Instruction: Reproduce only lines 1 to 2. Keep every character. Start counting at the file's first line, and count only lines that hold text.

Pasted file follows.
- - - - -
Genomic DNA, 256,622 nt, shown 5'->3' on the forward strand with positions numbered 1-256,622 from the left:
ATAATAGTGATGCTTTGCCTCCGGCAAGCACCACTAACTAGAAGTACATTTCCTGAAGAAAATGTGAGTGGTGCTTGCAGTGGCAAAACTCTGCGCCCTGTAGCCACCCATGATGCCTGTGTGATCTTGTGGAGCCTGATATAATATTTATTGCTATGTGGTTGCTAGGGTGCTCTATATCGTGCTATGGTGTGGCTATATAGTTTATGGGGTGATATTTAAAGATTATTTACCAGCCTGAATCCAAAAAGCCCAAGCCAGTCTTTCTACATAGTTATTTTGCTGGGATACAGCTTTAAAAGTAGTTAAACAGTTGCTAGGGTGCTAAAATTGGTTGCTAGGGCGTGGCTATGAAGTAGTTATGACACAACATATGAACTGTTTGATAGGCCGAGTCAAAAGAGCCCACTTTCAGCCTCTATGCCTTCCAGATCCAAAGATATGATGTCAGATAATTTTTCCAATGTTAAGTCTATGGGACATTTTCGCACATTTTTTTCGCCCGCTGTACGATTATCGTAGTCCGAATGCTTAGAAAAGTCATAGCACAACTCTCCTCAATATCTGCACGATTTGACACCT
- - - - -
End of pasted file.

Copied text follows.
Genomic DNA, 256,622 nt, shown 5'->3' on the forward strand with positions numbered 1-256,622 from the left:
ATAATAGTGATGCTTTGCCTCCGGCAAGCACCACTAACTAGAAGTACATTTCCTGAAGAAAATGTGAGTGGTGCTTGCAGTGGCAAAACTCTGCGCCCTGTAGCCACCCATGATGCCTGTGTGATCTTGTGGAGCCTGATATAATATTTATTGCTATGTGGTTGCTAGGGTGCTCTATATCGTGCTATGGTGTGGCTATATAGTTTATGGGGTGATATTTAAAGATTATTTACCAGCCTGAATCCAAAAAGCCCAAGCCAGTCTTTCTACATAGTTATTTTGCTGGGATACAGCTTTAAAAGTAGTTAAACAGTTGCTAGGGTGCTAAAATTGGTTGCTAGGGCGTGGCTATGAAGTAGTTATGACACAACATATGAACTGTTTGATAGGCCGAGTCAAAAGAGCCCACTTTCAGCCTCTATGCCTTCCAGATCCAAAGATATGATGTCAGATAATTTTTCCAATGTTAAGTCTATGGGACATTTTCGCACATTTTTTTCGCCCGCTGTACGATTATCGTAGTCCGAATGCTTAGAAAAGTCATAGCACAACTCTCCTCAATATCTGCACGATTTGACACCT